Esther McVey has been promoted to Secretary of State for Work and Pensions after David Gauke was moved to the Ministry of Justice as part of Theresa May’s 2018 reshuffle.
McVey (pictured) is the fifth person to hold the Department for Work and Pensions (DWP) office since 2016, following Iain Duncan Smith, Stephen Crabb, Damian Green and Gauke, who held the role for just seven months.
The Conservative MP for Tatton – George Osborne’s former seat – is no stranger to the department; from 2012 to 2013 she was parliamentary under-secretary for work and pensions, working underneath Duncan Smith, and then minister of state for the DWP from 2013 to 2015. She has also previously served as deputy chief whip.
McVey’s political career began in 2010, when she won the Wirral West seat. She held the seat until the 2015 election, when she lost narrowly to Labour candidate Margaret Greenwood.
In June 2017 she returned to Westminster after winning in Tatton.
She has generally voted along party lines, although there have been some exceptions. She has consistently voted for removing hereditary peers from the House of Lords, and she has generally voted against allowing same sex marriage, which most Conservatives voted for.
McVey voted to leave the European Union, and has consistently voted against a right to remain for EU nationals already living in the UK.
In terms of pensions, McVey’s voting record is sparse. She has consistently voted for encouraging occupations pensions, and has once voted for automatic enrolment.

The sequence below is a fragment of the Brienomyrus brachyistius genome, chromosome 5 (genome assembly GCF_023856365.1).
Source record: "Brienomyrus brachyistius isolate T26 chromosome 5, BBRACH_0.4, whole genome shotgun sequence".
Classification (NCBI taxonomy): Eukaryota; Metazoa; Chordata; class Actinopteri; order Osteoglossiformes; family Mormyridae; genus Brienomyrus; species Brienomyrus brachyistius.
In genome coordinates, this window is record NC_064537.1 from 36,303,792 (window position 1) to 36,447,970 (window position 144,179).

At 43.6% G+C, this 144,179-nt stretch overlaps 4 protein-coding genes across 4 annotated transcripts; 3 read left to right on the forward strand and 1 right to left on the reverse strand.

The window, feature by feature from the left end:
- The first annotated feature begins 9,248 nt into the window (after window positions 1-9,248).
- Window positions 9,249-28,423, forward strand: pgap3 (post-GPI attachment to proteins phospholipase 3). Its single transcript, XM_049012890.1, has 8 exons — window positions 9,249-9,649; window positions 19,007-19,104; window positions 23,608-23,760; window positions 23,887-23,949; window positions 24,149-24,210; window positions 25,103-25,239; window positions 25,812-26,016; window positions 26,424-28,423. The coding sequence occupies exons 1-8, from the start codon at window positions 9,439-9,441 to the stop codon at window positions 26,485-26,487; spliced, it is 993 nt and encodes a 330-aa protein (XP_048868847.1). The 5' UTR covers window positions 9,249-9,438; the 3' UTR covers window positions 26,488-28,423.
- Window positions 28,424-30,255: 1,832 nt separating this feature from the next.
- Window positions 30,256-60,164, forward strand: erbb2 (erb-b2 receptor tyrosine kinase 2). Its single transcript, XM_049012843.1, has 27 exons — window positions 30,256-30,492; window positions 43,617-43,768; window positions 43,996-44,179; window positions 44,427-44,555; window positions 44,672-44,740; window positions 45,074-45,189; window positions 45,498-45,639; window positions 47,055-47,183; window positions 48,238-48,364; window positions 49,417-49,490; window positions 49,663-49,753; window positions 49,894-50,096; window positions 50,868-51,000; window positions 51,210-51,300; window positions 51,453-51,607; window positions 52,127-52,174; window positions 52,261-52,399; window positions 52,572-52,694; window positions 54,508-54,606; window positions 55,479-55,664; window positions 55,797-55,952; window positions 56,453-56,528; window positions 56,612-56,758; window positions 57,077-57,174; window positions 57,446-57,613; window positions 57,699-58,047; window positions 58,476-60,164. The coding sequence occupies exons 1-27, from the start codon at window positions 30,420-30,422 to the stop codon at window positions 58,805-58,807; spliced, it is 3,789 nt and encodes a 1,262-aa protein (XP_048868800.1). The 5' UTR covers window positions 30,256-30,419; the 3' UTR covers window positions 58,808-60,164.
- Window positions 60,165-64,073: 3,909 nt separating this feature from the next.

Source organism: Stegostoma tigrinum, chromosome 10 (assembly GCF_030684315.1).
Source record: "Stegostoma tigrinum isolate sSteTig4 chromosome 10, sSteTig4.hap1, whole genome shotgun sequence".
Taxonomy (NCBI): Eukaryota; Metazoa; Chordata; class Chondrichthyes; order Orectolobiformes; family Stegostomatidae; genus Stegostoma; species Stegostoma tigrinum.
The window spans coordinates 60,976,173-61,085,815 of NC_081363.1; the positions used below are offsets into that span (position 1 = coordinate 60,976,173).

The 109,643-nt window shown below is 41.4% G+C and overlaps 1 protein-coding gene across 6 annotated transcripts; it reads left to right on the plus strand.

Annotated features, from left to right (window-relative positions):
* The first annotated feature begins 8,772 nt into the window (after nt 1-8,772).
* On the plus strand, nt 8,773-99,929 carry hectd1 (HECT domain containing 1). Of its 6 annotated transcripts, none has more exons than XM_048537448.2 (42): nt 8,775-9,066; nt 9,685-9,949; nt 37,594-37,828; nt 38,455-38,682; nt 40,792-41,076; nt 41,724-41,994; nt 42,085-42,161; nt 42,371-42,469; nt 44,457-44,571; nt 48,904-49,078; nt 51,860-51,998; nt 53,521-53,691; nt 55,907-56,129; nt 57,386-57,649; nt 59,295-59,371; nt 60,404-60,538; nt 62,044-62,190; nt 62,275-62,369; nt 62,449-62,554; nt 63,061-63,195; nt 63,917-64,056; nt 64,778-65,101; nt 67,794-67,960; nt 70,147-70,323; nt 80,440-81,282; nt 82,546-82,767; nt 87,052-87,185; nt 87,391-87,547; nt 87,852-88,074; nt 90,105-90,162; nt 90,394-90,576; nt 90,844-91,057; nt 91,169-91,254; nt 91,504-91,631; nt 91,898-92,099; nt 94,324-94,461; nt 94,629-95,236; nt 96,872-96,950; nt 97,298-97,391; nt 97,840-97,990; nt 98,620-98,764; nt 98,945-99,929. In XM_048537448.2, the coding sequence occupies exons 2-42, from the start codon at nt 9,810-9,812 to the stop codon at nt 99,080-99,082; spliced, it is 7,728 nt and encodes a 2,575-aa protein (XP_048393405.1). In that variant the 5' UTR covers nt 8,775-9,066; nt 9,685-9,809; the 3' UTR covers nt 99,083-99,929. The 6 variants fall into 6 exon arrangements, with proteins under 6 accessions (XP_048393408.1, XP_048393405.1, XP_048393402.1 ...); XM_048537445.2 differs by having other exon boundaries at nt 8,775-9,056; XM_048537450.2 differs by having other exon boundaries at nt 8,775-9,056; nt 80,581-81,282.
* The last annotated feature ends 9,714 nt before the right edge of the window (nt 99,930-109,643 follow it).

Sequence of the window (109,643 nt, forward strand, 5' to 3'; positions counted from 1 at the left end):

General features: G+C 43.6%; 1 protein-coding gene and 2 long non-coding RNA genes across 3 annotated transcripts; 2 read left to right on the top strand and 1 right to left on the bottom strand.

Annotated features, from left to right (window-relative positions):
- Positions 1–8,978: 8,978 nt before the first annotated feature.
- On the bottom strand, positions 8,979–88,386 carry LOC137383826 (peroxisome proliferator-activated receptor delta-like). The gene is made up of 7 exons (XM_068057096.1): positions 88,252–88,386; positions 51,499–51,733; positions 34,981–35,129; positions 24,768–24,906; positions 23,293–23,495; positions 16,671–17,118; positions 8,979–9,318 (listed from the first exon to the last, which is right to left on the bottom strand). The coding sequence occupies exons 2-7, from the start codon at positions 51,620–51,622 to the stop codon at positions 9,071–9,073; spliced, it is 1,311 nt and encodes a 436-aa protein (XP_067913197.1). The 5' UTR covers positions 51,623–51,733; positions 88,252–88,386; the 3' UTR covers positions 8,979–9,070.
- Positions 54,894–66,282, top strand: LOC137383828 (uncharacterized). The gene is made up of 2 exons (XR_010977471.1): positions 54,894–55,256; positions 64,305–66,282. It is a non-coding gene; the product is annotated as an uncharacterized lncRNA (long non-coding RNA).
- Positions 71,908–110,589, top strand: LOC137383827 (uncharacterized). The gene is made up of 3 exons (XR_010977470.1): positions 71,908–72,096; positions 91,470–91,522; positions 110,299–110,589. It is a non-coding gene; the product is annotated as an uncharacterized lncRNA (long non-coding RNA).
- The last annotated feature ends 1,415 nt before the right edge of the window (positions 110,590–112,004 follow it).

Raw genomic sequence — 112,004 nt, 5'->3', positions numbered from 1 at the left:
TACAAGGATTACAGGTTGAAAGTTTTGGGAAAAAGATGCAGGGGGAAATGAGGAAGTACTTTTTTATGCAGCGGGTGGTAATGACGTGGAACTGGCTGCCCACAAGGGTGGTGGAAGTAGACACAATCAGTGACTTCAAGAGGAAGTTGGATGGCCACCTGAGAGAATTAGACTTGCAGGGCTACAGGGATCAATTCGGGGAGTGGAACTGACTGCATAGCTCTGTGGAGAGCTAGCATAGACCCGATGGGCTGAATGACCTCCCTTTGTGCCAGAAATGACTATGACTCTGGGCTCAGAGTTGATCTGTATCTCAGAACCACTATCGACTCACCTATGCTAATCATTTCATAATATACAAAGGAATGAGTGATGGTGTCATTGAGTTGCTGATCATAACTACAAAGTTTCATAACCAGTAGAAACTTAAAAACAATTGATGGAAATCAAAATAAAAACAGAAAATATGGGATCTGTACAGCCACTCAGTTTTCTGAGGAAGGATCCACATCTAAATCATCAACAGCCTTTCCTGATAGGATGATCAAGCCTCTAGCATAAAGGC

The Liverpool-born MP has consistently voted against increasing the tax rate applied to income over £150,000, has always voted against an annual tax on expensive homes (‘mansion tax’) and has generally voted against capital gains tax.
‘Revolving door of pensions ministers’
Former pensions minister turned Royal London director of policy Steve Webb said it was disappointing Gauke was in the role for just seven months.
“Pensioners and workers saving for their retirement need someone in charge at the DWP who understands pensions and who has a good relationship with the Treasury. David Gauke ticked both of those boxes and it is very regrettable that he was given just seven months in the role,” he said.
“Once again we have a revolving door of pensions ministers which will deprive us of the stability which such a long-term area requires.”
Webb said McVey was approachable, and that it was advantageous that she had some experience of the departement under her belt, though ultimately felt continuity of the within the role was important, regardless of who came into the job.
Meanwhile Old Mutual Wealth head of retirement policy Jon Greer said the job had become a “merry-go-round”.
“It is disappointing that one of the most important jobs in government, which has a huge bearing on people’s financial wellbeing, has become a merry-go-round.
“Esther McVey will have some understanding of the brief from her time as parliamentary under-secretary for work and pensions.
“However, setting retirement policy and ensuring we have a well-functioning state pension system is a long-term project which is put at risk if the minister responsible for the DWP changes for one year to the next.”